"Dennis was on the MPO for 10 years, but he went along with the board's position," she says. "[Snow and Thomas] went off on their own to talk to the secretary of transportation– the opposite of the board's position."

Mallek says she asked Snow for his preference– the chair or the MPO seat– and he chose the MPO. And with the board's bitter 3-3 split on the bypass spilling over, Snow will remain on the MPO indefinitely, assuming he's reelected to his Samuel Miller District seat in November.

"We work very well on most issues," says Mallek. "We clearly don't find any middle ground on this bypass issue. That's why I've drawn a line in the sand."

"We get along well, we play well together," agrees Snow. "That was different on Wednesday. It was politics at its worst. It was like children."

Despite being twice denied the chairmanship, says Snow, "I don't hold a grudge and I don't feel cheated. I'm not crying."


Thank you Mallek and Rooker. (and to those late night road-building boys: Ain*t paybacks hell?!

Anyone else here feel like we are just pawns on a chessboard while these guys play their games?

Mallek and Rooker are acting like spoiled children. "You don't want to play our way so we aren't going to let you play at all! Nyah! So there!"

The bypass, and other overdue transportation projects, are going to be built, with or without you, so get over it already.

So, downtowner, you think getting a vote at midnight as the public was virtually cleared out and pushing it through with one vote that was questionable at best is playing fair? Serves them right, and it's too bad old geezers have to be underhanded to "win." Maybe their constituents tolerate their behavior because they know how to pander to them - but it stank. It's not something that will be forgotten.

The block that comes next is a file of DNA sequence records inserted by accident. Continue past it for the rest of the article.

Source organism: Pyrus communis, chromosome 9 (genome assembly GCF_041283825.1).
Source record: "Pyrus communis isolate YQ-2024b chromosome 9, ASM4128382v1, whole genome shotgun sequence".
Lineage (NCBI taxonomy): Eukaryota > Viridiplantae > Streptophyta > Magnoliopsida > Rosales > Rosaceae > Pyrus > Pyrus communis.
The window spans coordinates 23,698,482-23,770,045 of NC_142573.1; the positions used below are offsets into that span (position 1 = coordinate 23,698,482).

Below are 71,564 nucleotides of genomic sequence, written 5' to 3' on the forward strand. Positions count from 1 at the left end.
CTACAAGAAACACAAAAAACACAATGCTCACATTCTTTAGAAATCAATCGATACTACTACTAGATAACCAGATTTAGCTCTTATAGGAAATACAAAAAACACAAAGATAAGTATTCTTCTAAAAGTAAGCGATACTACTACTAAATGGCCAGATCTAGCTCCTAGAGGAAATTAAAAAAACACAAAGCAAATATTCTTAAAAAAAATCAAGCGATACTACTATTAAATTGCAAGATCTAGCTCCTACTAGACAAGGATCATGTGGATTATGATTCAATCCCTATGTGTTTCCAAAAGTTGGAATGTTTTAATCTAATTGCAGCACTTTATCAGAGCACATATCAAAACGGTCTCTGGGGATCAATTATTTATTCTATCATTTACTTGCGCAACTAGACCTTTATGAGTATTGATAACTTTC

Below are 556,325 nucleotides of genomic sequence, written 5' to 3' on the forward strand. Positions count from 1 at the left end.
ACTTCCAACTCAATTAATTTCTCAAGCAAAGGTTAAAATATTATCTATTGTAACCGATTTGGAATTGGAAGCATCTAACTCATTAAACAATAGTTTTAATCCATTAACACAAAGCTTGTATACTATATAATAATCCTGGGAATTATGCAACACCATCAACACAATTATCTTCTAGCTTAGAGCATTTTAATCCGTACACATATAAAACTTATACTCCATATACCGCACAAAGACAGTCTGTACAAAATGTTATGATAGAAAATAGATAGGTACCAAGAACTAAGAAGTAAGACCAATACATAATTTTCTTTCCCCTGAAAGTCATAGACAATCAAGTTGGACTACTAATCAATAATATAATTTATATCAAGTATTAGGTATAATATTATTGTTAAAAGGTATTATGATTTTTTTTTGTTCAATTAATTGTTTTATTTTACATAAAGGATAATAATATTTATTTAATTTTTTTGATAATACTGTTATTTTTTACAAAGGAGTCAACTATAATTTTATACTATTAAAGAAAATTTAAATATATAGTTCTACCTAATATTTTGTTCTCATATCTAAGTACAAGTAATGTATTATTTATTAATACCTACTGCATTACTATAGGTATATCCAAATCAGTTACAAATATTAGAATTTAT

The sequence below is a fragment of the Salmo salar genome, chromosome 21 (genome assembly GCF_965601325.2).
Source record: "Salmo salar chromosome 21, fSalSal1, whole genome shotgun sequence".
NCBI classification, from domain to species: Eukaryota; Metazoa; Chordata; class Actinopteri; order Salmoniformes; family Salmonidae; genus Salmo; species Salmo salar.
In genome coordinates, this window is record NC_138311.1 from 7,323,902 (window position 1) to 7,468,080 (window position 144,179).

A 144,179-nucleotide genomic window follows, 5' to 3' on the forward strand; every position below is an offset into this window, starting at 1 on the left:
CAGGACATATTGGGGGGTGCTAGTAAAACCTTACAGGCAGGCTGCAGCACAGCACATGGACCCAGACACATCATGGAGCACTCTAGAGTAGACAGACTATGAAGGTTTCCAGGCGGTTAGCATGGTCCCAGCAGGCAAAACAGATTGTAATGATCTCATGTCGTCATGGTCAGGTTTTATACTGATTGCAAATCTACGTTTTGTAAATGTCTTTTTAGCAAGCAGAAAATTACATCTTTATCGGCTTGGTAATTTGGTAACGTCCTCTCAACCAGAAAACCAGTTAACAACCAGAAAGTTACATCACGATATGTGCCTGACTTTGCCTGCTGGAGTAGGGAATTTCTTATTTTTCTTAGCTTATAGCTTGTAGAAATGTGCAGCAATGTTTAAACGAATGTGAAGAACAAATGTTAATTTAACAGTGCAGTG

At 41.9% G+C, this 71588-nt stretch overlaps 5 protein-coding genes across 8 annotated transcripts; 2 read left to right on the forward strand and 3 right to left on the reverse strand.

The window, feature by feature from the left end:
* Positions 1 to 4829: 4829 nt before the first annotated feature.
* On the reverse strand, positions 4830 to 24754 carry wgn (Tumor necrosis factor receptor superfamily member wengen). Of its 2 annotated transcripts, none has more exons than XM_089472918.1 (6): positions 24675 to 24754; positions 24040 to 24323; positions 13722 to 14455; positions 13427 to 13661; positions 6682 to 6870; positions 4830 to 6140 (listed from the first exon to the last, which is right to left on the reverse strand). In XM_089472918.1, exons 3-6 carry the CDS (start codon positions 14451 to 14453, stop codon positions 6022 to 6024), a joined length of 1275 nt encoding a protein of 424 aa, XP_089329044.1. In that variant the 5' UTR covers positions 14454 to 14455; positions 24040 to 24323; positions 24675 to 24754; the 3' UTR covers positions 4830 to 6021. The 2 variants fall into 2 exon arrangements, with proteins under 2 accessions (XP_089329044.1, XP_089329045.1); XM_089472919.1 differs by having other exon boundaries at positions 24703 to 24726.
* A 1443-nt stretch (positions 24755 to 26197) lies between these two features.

Yes, THank you to Mallek, Rooker, Dumler, and, I'm sure, many others, who for decades didn't sell out their neighbors.

I don't know how any rationale person could imagine that stupid bypass and conclude that it would help Charlottesville or even this mythical "through-traffic," which, is continuously being routed elsewhere.

And also....... to think about forever laying waste to that gorgeous ridge under Woodburn Rd....
THAT is a sin against God.

No its a sin against God to do what you want despite what the majority of your voters want. If only there had been someone running against Ann in her last election........

That dude is a dead ringer for the Pillsbury Dough Boy.

Isn't it sad that decent people who serve in politics are treated to schoolyard behavior. I have no dog in the Bypass issue. I don't live in the county and am agnostic as to whether or not it goes forward.

However, I am compelled to say that I have known Duane Snow for many years. They don't come more honest, decent, kind and caring. He is a man who both talks the talk and walks the walk. He's run a first rate business and has honored his promises with rapidity and graciousness. He's reached out to newcomers in the community and made them feel welcomed when others were too important and too self adsorbed to do so.